How? But purposefully deciding NOT to be all things for all people.
For example, opting to focus on only serving the needs of a specific ethnicity.
According to Ethnic Malls Are Buzzing from 8/31/2009, malls like Kam Man Mall in Quincy MA, La Gran Plaza in Fort Worth, TX or The Great Wall Mall in Seattle, WA have created shopping environments that are bustling with customers despite the recession.
These malls each serve a specific demographic whose needs aren't being met elsewhere. Not only do they sell necessities, but they also offer valuable services and a sense of community. The end result is authentic, highly relevant and memorable. It also generates loyalty. Not a bad combination.
Another approach to creating an unique, relevant and memorable experience is by repurposing existing urban spaces, actively using everything that the building and space represents, to create a retail setting that reflects and engages a brand's customers. For example, Urban Outfitters Inc., which has "built an empire on knowing its customers intimately - then growing with them," routinely takes over pre-existing spaces, repurposing them without stripping away all of the history and character. The end result delivers no two stores that look or feel the same way and an experience that customers seek out because each is unique.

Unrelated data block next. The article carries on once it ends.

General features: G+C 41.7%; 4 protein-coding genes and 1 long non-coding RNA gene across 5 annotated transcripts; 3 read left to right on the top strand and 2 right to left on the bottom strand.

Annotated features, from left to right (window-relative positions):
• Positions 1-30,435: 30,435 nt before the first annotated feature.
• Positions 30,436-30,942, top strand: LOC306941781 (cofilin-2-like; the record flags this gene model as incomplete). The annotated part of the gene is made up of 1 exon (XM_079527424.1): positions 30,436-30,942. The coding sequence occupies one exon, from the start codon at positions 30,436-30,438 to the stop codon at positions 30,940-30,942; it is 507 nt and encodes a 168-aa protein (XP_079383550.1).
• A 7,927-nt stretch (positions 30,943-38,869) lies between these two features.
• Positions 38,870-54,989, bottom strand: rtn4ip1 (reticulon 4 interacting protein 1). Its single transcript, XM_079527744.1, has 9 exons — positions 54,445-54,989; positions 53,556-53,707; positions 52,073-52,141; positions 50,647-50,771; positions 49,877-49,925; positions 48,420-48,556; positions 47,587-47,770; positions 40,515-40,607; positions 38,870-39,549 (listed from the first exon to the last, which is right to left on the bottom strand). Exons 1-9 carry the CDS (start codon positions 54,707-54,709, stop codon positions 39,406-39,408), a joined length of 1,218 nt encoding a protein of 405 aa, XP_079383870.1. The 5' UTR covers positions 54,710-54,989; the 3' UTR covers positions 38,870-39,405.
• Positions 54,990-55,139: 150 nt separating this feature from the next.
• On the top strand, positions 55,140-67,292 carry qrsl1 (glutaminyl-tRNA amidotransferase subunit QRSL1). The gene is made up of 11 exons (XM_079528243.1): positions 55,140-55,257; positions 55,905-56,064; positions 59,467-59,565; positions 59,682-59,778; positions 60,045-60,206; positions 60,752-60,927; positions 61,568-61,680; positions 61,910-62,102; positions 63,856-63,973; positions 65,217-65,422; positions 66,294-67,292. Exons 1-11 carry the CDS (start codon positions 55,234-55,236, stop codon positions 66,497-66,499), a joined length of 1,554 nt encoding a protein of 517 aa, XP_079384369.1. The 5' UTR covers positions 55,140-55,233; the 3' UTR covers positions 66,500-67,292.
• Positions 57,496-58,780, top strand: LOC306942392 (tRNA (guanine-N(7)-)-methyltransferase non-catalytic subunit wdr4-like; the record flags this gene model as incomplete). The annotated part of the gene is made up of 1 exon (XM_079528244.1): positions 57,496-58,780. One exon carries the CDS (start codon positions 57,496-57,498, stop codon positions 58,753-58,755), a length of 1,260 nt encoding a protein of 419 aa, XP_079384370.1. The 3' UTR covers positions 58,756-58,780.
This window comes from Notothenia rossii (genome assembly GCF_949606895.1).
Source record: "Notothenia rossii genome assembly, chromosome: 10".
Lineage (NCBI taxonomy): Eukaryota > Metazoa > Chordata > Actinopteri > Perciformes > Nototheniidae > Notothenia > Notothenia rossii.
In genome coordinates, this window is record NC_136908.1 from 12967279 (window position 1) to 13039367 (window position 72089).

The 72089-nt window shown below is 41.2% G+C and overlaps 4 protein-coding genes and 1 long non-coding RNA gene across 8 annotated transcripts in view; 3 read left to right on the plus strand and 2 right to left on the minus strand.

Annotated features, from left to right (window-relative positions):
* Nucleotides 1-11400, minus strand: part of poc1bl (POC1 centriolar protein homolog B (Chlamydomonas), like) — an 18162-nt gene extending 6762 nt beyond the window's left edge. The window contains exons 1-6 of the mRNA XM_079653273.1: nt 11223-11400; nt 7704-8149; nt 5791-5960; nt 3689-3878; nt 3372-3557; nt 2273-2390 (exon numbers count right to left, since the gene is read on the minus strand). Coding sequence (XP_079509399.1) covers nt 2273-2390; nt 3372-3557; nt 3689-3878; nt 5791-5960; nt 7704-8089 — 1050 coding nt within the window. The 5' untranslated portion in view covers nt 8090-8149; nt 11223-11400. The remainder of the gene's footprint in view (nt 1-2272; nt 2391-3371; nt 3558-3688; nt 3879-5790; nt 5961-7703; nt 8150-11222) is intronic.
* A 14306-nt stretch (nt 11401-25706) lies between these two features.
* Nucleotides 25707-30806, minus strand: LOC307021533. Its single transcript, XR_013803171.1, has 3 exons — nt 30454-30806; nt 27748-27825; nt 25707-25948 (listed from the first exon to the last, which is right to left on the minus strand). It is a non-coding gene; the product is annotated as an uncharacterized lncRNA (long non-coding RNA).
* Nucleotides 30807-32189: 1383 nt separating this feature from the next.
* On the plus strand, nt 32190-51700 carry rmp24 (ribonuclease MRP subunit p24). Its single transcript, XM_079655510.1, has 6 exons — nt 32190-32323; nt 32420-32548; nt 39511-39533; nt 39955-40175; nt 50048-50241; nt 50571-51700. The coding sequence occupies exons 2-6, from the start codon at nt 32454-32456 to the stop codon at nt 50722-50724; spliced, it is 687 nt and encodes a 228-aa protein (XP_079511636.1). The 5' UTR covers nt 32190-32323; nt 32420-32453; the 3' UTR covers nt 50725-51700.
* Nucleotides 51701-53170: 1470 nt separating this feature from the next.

[Note: Apple took over a former post office building in SoHo and created a similarly memorable [yet different] unique experience relevant to the Apple brand.]
Given the frustration inherent to dealing with too many choices and the resulting extreme complexity, consider an unique, relevant and memorable retail experience based on simplicity! Become a curator as suggested in Sales Down? Time To Dial Down The SKUs [also see Refocus Product: Retail As Curator & Less But Better.] Imagine offering your customers solutions that cut through complexity and clutter and are relevant to them, even at a local level.
A powerful means of creating truly relevant retail experiences comes from asking your customers. That's the premise that Tom Jennings bases his 12/1-5/2008 Floor Covering Weekly article titled "Does one size fit all in your store?" He recommends finding out from your customers "what is it that turns ordinary product into extraordinary fashion" in their eyes. What a great question!
Interestingly, as I learned in In Hard Times, Is Best Buy’s Best Good Enough?, Best Buy has established the "Omega Wolves program, a focus group made up of 3,500 working women in the United States and London, [which] has a page on Facebook; Omegas socialize and give the chain feedback..." [See WOLF @ Best Buy for more information.]
Tom Jennings suggests "tour[ing] businesses successfully specializing in fashionable products not sold in [y]our industry." You see, most customers look for relevance to themselves, for something unique and in a retail setting that is comfortable from all perspectives [lighting, display, service, selection...]. Learn from others.
Finally, consider experimenting, possibly using pop-up stores! Pop-Up Stores Pop Up as Inexpensive Way to Build Buzz describes how brands can test and evaluate retail experience concepts using pop-ups. The article includes 5 watchouts, though, before 'popping up:'
1. Do your research.
2. Don't scrimp.
3. Get creative.
4. Don't expect a profit.
5. Take a chance.
What other approaches have you found conducive to creating unique, relevant, memorable retail experiences?
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